With the Dodgers now having dropped 14 of their last 18 games, many fans continue to point their fingers at injuries for being the primary culprit of the club’s current stretch of woes. All the depth the organization has been flaunting for years doesn’t seem to be helping in the least right now, as the team is looking for just a single win or two with hopes of building some type of momentum.
As it stands, there are currently 11 players listed on either the 10-day or 60-day injury list. Righty Dustin May is scheduled to undergo UCL surgery on Tuesday, meaning he’s likely to be transferred to the 60-day list soon, joining Corey Knebel, Caleb Ferguson, and Tommy Kahnle. More importantly, May’s move to the 60-day will open a spot on the organization’s 40-man roster.
As far as the players on the 10-day IL go, there’s really not much light at the end of the tunnel. Fans seem to be looking towards the returns of Cody Bellinger and Zach McKinstry as potential offensive boosts, but both players might still need a significant amount of time to recover.
For what it’s worth, it was reported on Friday that Bellinger has been running at 60 percent. The good news is that he’s hitting in the cage and throwing without any issues, but the bad news is that he’s unable to load up his leg with pressure. There’s still no timetable for his return.
It was also revealed on Friday that McKinstry was able to sneeze without feeling any pain. Whether that was a blast of sarcasm or sincerity, it is a true indication of where the super-utilityman stands in his recovery. Oblique injuries, depending on the degree of strain, can sometimes take several months to heal.
Edwin Rios was placed on the 10-day injury list earlier this week with inflammation in his right shoulder, perhaps in part explaining his recent struggles at the plate. The lefty slugger is hitless in his last 37 plate appearances and hasn’t recorded a hit since April 13.
“I think the shoulder was a big part of it,” Dodgers manager Dave Roberts said on Wednesday. “He’s not an excuse maker, so he’ll never use it as an excuse. But I certainly believe that the shoulder affected his performance largely.”
On the pitching side of things, Scott Alexander, Tony Gonsolin, Brusdar Graterol, and David Price—all of whom at one point were presumed to be key pieces of the 2021 bullpen—are not exactly close to speedy returns.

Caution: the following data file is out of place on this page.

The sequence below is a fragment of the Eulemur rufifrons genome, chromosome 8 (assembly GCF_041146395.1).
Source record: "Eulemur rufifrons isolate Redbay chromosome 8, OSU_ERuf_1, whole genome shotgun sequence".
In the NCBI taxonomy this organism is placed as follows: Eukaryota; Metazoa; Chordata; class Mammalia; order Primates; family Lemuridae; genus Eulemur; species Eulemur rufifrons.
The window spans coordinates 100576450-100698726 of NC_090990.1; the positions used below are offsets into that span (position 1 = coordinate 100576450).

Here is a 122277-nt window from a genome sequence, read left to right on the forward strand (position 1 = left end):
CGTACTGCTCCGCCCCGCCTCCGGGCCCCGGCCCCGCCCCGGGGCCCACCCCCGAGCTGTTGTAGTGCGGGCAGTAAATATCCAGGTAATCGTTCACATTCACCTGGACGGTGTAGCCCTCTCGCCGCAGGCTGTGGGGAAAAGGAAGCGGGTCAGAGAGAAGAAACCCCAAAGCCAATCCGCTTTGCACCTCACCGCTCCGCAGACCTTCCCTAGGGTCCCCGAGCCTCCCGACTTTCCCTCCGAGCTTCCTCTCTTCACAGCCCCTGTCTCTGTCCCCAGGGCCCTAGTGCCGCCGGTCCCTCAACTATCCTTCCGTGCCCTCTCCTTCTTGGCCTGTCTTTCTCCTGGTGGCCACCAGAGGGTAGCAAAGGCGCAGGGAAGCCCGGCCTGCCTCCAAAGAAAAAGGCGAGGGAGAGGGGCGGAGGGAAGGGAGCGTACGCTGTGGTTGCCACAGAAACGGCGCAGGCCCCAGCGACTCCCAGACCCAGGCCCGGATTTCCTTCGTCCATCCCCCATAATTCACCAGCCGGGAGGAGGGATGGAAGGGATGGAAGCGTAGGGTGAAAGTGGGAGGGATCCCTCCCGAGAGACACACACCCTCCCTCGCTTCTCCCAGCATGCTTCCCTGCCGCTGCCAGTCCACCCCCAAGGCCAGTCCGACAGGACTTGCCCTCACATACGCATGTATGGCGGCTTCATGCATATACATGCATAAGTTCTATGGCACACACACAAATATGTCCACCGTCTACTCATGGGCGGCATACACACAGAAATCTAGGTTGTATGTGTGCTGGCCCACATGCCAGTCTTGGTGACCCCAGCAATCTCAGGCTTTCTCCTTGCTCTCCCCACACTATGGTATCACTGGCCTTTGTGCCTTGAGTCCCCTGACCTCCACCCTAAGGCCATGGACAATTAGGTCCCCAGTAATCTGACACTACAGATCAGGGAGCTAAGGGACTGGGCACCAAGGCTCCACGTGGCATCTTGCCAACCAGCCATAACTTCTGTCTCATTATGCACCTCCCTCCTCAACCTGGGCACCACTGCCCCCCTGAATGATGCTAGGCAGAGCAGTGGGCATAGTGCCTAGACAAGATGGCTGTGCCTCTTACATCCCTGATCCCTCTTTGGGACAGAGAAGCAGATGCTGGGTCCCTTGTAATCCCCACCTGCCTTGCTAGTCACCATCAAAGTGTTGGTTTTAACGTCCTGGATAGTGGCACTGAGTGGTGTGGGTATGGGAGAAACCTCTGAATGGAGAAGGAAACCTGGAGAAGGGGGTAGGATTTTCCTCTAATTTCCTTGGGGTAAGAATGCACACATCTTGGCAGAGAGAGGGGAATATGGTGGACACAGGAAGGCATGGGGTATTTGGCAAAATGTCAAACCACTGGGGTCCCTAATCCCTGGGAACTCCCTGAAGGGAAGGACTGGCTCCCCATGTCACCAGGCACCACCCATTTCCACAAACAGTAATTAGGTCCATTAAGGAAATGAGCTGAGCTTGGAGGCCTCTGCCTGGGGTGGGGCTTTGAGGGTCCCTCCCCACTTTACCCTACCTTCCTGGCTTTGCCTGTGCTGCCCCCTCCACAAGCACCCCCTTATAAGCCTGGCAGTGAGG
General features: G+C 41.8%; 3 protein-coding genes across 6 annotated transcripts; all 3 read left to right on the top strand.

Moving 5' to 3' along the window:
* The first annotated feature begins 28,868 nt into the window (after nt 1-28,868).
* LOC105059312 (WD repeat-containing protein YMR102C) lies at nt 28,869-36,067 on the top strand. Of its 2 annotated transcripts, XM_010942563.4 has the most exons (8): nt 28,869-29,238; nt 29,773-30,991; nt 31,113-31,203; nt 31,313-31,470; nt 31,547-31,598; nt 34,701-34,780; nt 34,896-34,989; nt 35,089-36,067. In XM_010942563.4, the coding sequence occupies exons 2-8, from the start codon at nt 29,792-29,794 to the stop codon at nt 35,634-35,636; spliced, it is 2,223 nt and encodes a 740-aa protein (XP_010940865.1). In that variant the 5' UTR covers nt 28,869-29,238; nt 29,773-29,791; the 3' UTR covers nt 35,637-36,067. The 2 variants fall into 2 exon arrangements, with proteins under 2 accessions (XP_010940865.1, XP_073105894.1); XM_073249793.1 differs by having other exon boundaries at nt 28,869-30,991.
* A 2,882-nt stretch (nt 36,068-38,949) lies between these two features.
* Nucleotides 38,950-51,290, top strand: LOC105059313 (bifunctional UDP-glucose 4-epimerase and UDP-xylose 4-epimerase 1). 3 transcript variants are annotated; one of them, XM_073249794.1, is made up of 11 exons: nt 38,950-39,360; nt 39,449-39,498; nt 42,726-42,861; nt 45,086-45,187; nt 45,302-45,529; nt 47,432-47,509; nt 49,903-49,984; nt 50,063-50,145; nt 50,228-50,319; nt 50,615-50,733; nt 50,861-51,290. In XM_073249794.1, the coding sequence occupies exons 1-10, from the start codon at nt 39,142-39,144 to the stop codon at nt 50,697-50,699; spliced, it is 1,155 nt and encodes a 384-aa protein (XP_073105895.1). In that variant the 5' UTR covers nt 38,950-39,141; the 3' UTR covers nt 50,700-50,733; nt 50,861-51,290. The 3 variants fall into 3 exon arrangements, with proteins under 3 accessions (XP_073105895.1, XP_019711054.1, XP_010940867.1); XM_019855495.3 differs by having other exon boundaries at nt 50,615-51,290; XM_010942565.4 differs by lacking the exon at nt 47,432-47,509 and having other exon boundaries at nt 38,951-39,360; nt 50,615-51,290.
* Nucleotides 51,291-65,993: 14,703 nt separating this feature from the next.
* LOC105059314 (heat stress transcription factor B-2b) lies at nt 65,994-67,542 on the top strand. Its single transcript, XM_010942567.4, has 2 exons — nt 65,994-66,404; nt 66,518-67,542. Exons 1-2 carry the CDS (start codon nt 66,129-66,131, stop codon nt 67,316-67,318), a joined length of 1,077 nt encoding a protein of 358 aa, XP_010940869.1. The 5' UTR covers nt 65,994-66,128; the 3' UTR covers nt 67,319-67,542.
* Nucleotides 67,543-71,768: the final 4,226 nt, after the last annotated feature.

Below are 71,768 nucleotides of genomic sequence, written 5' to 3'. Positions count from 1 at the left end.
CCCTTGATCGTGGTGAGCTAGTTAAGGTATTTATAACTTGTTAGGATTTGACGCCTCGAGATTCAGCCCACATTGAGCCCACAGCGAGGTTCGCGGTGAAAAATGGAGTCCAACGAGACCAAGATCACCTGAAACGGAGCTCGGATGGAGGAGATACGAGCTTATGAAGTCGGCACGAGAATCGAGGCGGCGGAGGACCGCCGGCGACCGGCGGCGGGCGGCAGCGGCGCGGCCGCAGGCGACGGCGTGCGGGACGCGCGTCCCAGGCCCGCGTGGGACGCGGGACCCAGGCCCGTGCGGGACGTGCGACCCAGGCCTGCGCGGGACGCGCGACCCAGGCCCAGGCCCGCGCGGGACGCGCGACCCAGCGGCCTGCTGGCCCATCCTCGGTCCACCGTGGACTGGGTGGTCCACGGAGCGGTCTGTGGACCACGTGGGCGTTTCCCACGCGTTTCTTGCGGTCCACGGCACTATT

After the injury to May, Gonsolin has changed course and is being built up as a starter. It’s been more than a month since he’s been on the injured list with shoulder problems, but the good news is that he was able to throw a 35-pitch bullpen session this week. Still, as a prospective starter, he’ll probably need to progress towards a comfortable 75-80 pitch session before he’s sent out on a rehab assignment.
Price’s hamstring has improved to the point that he’s able to throw off a mound, but the latest thoughts are that the veteran lefty is still more than a week away from returning to big league action.
The initial scans on Graterol’s right arm showed no structural damage after the hard-throwing righty was placed on the shelf on April 29 with right forearm tightness.
“I don’t know when he’ll pick up a baseball and play catch, but we just want to make sure the soreness dissipates,” Roberts said early in the week. “The findings —or lack thereof—are good news.”
On Thursday, lefty reliever Scott Alexander was sent to the injured list for issues with his pitching shoulder, opening the door for righty reliever Joe Kelly to join the team’s active roster.
In his first game back on Friday, Kelly was unable to survive a full inning after surrendering four earned runs on five hits. Kelly threw 28 pitches and recorded just two outs in the sixth inning before being replaced by Edwin Uceta.
Alexander’s placement on the IL is retroactive to May 3.
In other news, outfielder AJ Pollock left Friday night’s game in the sixth inning with a left hamstring strain and will be reevaluated Saturday to determine whether he needs time on the injured list.